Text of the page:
WASHINGTON—The U.S. is temporarily deploying thousands of troops to the Persian Gulf and Afghanistan to evacuate personnel from the embassy in Kabul, cutting the size of the diplomatic presence as the Taliban advance toward the Afghan capital, officials said Thursday.

The evacuation will be undertaken by as many as 8,000 fresh troops in the region, who will augment the 1,000 already on the ground in Afghanistan. It comes in response to the rapidly deteriorating security situation, and the recognition that the Taliban’s sweep of a number of provincial capitals is at present irreversible and threatens the seat of the internationally recognized Afghan government.

The decision to reduce the size of the embassy to an essential core and send U.S. troops to the region to do it amounts to a remarkable turnaround for the Biden administration, which has publicly expressed confidence in Afghan security forces even as those forces melted away and the Taliban took over districts and provincial capitals. Only a week ago, the administration anticipated that it would maintain an enduring diplomatic presence to assist the Afghan government to counter the Taliban.

On Thursday, the Taliban conquered western Afghanistan’s main city of Herat and edged close to capturing the southern city of Kandahar, as Afghan police arrested the governor of the strategic Ghazni province for surrendering its capital city to the insurgents earlier in the day.

Footage shows Taliban fighters entering a number of provincial capitals in Afghanistan as the group rapidly gains ground and financial strength, further weakening government forces. WSJ’s Yaroslav Trofimov reports from Kabul, where pressure from the militants is growing. Photo Composite/Video: Michelle Inez Simon

The accelerating Taliban victories have demoralized Afghan government forces and sown fears in Kabul that it is only a matter of days or weeks before the insurgents mount a large-scale attack on the nation’s capital, home to six million people. The militants have taken over the capitals of at least nine of Afghanistan’s 34 provinces and taken control of more than half of the roughly 400 districts, which are similar to U.S. counties, across the country.

A new U.S. intelligence assessment concludes that Kabul could fall to the Taliban as soon as the next one to three months, according to U.S. officials. That is a stark revision of the classified intelligence assessment in June, which concluded that the government could fall within six months of the departure of American forces, or about March 2022.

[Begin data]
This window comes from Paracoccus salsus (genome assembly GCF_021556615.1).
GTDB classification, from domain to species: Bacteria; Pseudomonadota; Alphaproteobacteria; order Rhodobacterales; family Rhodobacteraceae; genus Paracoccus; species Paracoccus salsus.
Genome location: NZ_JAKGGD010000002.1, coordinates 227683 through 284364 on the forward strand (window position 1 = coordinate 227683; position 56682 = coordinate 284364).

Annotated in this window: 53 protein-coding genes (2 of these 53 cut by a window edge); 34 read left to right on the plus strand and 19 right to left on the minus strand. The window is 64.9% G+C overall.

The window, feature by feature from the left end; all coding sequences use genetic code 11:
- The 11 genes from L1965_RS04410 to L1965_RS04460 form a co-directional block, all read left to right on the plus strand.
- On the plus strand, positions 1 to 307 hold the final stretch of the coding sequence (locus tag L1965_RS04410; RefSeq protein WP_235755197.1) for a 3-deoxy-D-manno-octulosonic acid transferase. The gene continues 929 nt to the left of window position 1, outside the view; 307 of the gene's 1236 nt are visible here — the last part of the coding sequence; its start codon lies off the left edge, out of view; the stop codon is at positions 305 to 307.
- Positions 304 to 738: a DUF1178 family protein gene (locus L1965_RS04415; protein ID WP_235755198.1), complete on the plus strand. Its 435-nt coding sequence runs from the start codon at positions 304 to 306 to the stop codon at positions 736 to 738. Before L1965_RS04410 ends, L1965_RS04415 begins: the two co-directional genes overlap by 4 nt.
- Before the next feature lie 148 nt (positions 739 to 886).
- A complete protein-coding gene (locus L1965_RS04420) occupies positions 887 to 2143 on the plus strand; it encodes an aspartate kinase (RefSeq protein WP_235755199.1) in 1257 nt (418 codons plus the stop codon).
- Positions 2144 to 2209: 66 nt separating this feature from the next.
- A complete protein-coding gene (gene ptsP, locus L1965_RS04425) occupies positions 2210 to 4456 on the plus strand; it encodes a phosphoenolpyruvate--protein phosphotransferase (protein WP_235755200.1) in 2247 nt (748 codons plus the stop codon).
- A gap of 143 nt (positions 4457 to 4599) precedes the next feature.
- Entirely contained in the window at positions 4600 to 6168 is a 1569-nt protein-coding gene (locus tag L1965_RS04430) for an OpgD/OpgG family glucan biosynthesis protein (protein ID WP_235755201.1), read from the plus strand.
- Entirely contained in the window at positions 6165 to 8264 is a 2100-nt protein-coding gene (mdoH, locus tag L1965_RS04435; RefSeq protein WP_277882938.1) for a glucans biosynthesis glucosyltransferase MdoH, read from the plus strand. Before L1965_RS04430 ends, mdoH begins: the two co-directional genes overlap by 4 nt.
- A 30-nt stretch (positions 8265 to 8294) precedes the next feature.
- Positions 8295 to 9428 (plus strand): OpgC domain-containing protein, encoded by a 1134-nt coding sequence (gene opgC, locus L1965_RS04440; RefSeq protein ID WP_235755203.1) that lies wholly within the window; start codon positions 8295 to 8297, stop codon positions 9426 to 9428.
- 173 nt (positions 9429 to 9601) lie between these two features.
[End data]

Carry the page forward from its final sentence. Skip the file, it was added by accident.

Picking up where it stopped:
State Department spokesman

Ned Price

on Thursday said that peace talks in Doha, Qatar, among the U.S., the Taliban, Russia, China, and Pakistan had failed to achieve U.S. goals, but he said hopes of a negotiated political solution weren’t dead.

“Diplomacy has not achieved what we want to see achieved,” he said, adding that the fact that talks continued in Doha was a positive sign. “We intend to move forward with that process.”

“Diplomacy has not achieved what we want to see achieved,” State Department spokesman Ned Price, shown in July, said on Thursday.



Photo:

Alex Brandon/Associated Press

A U.S. official said embassy operations are likely ultimately to relocate to Hamid Karzai International Airport, a couple miles away from the embassy complex in Kabul, a move that would help facilitate an emergency evacuation.

About 5,000 civilians and military personnel are based at the U.S. Embassy and at the nearby airport. The reductions are expected to include American diplomatic personnel and contractors, some Afghans, and nationals of third countries who provide security and other logistical support to the massive complex.

“We are going to a smaller diplomatic presence, given the security situation,” Mr. Price said.

A Taliban spokesman last month wrote on Twitter that the group wouldn’t touch foreign embassies or diplomatic personnel. But a U.S. official said that could change if the U.S. continues airstrikes on Taliban positions, especially after the Aug. 31 deadline for the withdrawal of U.S. troops.

“The administration doesn’t want another Benghazi,” the official said, referring to the 2012 attack on a diplomatic compound in Libya that killed four Americans.